Welcome to World Jewish Heritage
Rediscover your heritage like never before
Jewish Museum, Manhattan
|Location 40.7854°N 73.9575°W|
|Phone number +1 212-423-3200|
|Country United States|
|City New York City|
|Address 1109 5th Ave, New York, NY 10128, United States|
|Open to visitors yes|
|Need appointment no|
|Handicap accessibility no|
|Geographical Coordinates 40.78537,-73.95758|
The Jewish Museum of New York, an art museum and repository of cultural artifacts, is the leading Jewish museum in the United States. With over 26,000 objects, it contains the largest collection of art and Jewish culture outside of museums in Israel. The museum is housed at 1109 Fifth Avenue, in the former Felix M. Warburg House, along Museum Mile on the Upper East Side of Manhattan in New York City. While its collection was established in 1904 at the Jewish Theological Seminary of America, the museum did not open to the public until 1947. It focuses both on artifacts of Jewish history and on modern and contemporary art. Its permanent exhibition, Culture and Continuity: The Jewish Journey, is supplemented by rotating exhibitions and special exhibitions.
History and time period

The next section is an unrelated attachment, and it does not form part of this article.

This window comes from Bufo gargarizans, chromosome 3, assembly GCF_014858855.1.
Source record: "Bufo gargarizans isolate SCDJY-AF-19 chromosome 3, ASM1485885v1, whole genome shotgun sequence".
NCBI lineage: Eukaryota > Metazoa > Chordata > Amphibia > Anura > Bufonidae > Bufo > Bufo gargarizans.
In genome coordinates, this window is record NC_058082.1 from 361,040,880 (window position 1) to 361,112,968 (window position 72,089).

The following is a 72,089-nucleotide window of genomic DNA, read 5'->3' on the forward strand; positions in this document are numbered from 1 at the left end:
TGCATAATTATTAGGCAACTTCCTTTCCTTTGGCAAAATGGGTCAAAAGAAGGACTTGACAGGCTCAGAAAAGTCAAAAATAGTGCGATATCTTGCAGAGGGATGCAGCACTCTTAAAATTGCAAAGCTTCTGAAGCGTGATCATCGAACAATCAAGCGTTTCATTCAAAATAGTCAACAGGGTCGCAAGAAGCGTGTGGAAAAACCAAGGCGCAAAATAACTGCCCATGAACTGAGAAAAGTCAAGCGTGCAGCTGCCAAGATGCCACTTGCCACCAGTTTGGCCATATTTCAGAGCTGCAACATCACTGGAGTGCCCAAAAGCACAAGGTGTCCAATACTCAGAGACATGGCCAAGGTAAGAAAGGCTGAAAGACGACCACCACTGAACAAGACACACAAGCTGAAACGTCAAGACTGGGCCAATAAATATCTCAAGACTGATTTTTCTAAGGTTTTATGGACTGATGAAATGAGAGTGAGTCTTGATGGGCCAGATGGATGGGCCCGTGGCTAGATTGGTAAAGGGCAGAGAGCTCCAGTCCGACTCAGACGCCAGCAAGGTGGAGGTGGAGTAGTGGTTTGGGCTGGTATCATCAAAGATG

The collection that seeded the museum began with a gift of 26 Jewish ceremonial art objects from Judge Mayer Sulzberger to the Jewish Theological Seminary of America on January 20, 1904, where it was housed in the seminary's library. The collection was moved in 1931, with the Seminary, to 122nd and Broadway and set aside in a room entitled 'The Museum of Jewish Ceremonial Objects'. The collection was subsequently expanded by major donations from Hadji Ephraim Benguiat and Harry G. Friedman. In January 1944, Frieda Schiff Warburg, widow of philanthropist Felix M. Warburg (d.1937), donated the family mansion as a permanent home for the museum, and the site opened to the public as 'The Jewish Museum' in May 1947. The building was expanded in 1963 and by architect Kevin Roche in 1993. In the 1960s, the museum took a more active role in the general world of contemporary art, with exhibitions like Primary Structures, which helped to launch the Minimalist art movement. In the decades since, the museum has had a renewed focused on Jewish culture and Jewish artists. From 1990 through 1993, director Jane Rosenbaum led the project to renovate and expand the building and carry out the museum’s first major capital campaign, of $60 million. The project, designed by architect Kevin Roche, doubled the size of the museum, providing it with a seven-story addition. In 1992, the Jewish Museum and the Film Society of Lincoln Center teamed up to create The New York Jewish Film Festival, which presents narrative features, short films and documentaries. Today, the museum also provides educational programs for adults and families, sponsoring concerts, films, symposia and lectures related to its exhibitions. Joan Rosenbaum had been the museum's director since 1981 until her retirement in 2010. In 2011 the museum named Claudia Gould as its new director.